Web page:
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Walker Cultural Leader Public Lecture: Dr. Charmaine Nelson "Colonial Print...

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FirstOntario Performing Arts Centre, Film House

250 Saint Paul Street

Saint Catharines, ON L2R 3M2

Canada

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“Colonial Print Culture and the Limits of Enslaved Resistance: Examining the Late Eighteenth and Early Nineteenth-Century Fugitive Slave Archive in Canada and Jamaica” presented by Dr. Charmaine Nelson.

Lecture: October 19th, 2017
Time: 7:00 p.m. Reception to follow.
Location: Film Theatre, FirstOntario Perfirming Arts Centre, St Catharine, ON

Abstract: Found throughout the Transatlantic World, fugitive slave advertisements demonstrate the ubiquity of African resistance to slavery. Produced by white slave owners seeking to recapture their runaways, standardized icons of enslaved males and females became a staple of such print advertisements. However, the more complex textual descriptions were also fundamentally visual and arguably comprise an archive of unauthorized “portraits” that have sadly come to stand as “the most detailed descriptions of the bodies of enslaved African Americans available.” (Graham White and Shane White, 1995, p. 49). Besides noting things like names, speech, accents, language, and skills, fugitive notices frequently recounted the dress (hairstyles, adornment, clothing etc.), branding, scarification, mannerisms, physical habits, and even the gestures and expressions of runaways. Recalling fugitive slave advertisements as a form of visual culture, this paper positions them as one part of the colonial infrastructure and network (including slave owners, printers, and jailers) that sustained the racialized distinction between free and unfree populations. This paper shall also highlight the ways in which the advertisements inadvertently disclosed the ingenuity, persistence, bravery, and intelligence of the enslaved and the brutality and callousness of the enslavers; an unintended consequence which in time would be taken up by abolitionists and used against the slave owning classes.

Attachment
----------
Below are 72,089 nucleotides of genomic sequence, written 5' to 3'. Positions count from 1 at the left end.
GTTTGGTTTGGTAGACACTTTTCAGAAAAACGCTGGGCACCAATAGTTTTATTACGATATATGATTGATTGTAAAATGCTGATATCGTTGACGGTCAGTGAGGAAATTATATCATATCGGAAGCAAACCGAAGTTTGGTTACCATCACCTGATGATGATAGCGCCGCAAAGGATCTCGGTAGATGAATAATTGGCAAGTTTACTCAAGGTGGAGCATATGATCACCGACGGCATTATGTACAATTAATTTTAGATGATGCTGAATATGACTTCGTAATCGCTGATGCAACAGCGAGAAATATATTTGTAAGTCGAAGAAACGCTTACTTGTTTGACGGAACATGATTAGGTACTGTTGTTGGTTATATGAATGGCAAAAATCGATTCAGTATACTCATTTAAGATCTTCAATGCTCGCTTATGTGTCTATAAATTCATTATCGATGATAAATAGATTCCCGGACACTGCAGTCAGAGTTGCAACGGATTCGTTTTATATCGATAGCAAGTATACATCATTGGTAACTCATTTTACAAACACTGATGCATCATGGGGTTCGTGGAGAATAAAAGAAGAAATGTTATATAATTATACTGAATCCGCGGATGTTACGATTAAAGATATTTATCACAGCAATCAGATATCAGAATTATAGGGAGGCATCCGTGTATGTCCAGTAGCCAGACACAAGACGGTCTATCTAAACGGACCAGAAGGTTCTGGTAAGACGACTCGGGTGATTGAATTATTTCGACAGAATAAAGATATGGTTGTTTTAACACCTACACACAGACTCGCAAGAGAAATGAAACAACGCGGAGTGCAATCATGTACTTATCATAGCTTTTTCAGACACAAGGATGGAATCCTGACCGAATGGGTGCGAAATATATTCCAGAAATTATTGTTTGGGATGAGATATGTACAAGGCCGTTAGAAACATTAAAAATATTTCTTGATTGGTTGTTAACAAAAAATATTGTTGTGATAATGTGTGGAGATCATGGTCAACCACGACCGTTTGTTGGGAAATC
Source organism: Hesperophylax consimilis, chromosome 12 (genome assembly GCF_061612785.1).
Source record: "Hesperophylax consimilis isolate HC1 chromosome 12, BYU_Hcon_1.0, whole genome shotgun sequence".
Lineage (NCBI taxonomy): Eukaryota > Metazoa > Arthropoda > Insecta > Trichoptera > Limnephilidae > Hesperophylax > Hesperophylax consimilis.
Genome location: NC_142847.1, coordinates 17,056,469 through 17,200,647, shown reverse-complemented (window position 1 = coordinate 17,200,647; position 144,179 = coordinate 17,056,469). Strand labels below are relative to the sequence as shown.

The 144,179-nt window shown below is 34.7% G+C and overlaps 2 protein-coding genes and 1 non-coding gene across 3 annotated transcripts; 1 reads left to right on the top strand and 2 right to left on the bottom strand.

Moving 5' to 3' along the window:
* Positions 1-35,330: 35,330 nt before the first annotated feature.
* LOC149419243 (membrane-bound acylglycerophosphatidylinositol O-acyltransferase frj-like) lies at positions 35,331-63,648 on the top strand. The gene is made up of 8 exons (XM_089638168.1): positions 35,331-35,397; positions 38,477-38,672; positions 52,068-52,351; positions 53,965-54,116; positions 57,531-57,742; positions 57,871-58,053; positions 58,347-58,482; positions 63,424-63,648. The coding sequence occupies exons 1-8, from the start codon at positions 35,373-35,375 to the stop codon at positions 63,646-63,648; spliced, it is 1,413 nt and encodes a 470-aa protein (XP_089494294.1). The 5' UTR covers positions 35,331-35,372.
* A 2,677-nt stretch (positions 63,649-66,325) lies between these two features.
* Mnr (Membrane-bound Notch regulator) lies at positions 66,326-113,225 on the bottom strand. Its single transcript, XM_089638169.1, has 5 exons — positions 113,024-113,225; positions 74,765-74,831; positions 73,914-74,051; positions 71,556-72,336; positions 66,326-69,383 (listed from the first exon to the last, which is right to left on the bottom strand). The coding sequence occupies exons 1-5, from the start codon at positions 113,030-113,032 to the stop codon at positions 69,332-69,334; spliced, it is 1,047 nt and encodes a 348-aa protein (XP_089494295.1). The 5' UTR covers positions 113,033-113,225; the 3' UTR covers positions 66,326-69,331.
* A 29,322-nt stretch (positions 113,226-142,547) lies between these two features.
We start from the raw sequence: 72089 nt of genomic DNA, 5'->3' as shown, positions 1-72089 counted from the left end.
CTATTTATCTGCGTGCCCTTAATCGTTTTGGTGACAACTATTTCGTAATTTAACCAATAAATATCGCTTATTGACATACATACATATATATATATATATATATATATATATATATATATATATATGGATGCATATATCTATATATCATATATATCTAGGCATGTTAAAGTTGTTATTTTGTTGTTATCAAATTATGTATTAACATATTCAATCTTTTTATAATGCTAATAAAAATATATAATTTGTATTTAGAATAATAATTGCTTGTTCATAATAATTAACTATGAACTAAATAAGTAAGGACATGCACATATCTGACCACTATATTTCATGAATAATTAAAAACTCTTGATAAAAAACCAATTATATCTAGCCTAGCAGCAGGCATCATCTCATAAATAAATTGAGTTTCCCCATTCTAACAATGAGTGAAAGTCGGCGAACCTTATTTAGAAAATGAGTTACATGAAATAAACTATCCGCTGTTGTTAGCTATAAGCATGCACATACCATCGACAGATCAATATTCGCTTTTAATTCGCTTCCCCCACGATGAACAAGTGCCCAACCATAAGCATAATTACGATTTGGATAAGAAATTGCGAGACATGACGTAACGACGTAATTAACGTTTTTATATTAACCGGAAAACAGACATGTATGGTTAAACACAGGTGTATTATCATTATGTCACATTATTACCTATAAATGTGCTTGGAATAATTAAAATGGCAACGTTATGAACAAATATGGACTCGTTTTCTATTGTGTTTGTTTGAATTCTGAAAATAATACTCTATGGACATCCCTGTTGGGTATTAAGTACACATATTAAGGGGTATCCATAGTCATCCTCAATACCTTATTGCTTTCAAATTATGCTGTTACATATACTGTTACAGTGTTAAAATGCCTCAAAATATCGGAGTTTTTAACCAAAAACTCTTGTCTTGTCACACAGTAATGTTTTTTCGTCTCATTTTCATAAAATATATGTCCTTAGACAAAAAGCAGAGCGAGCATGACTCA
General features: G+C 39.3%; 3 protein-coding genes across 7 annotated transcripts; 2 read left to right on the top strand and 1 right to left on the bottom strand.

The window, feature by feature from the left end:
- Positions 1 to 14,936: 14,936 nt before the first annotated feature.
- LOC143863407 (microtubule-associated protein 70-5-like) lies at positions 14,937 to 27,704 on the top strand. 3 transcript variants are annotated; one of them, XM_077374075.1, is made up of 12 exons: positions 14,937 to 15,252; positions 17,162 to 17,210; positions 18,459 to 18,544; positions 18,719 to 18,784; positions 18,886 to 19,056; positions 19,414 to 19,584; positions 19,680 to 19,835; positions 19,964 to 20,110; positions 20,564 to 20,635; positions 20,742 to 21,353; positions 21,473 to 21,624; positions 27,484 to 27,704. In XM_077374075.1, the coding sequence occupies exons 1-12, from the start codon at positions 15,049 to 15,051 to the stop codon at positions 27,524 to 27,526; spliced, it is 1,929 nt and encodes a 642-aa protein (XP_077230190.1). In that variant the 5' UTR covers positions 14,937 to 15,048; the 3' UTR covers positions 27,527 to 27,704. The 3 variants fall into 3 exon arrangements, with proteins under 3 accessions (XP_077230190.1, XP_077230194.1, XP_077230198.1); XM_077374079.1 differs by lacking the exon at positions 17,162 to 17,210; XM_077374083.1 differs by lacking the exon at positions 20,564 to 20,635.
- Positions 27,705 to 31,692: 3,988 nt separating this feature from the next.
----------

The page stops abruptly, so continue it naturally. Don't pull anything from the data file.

Bio: Charmaine A. Nelson is a Professor of Art History at McGill University. She graduated in 2001 with a PhD in Art History from the University of Manchester, UK. Her research and teaching interests include postcolonial and black feminist scholarship, Transatlantic Slavery Studies and Black Diaspora Studies. She has made ground-breaking contributions to the fields of the Visual Culture of Slavery, Race and Representation, and Black Canadian Studies. Nelson has authored six books including the edited book Ebony Roots, Northern Soil: Perspectives on Blackness in Canada (Newcastle upon Tyne, UK: Cambridge Scholars Press, 2010), and the single-authored books The Color of Stone: Sculpting the Black Female Subject in Nineteenth-Century America (Minneapolis: University of Minnesota Press, 2007) and Slavery, Geography, and Empire in Nineteenth-Century Marine Landscapes of Montreal and Jamaica (London: Routledge, 2016). Her current research project juxtaposes fugitive slave advertisements, portraiture, and genre studies from Nova Scotia, Quebec, and Jamaica, to examine differences in the visual dimensions of creolization between slave minority and slave majority sites of the British Atlantic world. She has held several prestigious fellowships and appointments including a Caird Senior Research Fellowship at the National Maritime Museum in London, UK (2007), a Fulbright Visiting Research Chair (2010) at the University of California – Santa Barbara, and a Visiting Professorship in the Department of Africology at the University of Wisconsin – Milwaukee (2011). In 2016, she was named as a Fellow of the Royal Society of Canada, College of New Scholars, Artists, and Scientists. Most recently, Nelson has been appointed the William Lyon Mackenzie King Visiting Professor of Canadian Studies at Harvard University for the 2017 – 2018 academic year.

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FirstOntario Performing Arts Centre, Film House

250 Saint Paul Street

Saint Catharines, ON L2R 3M2

Canada

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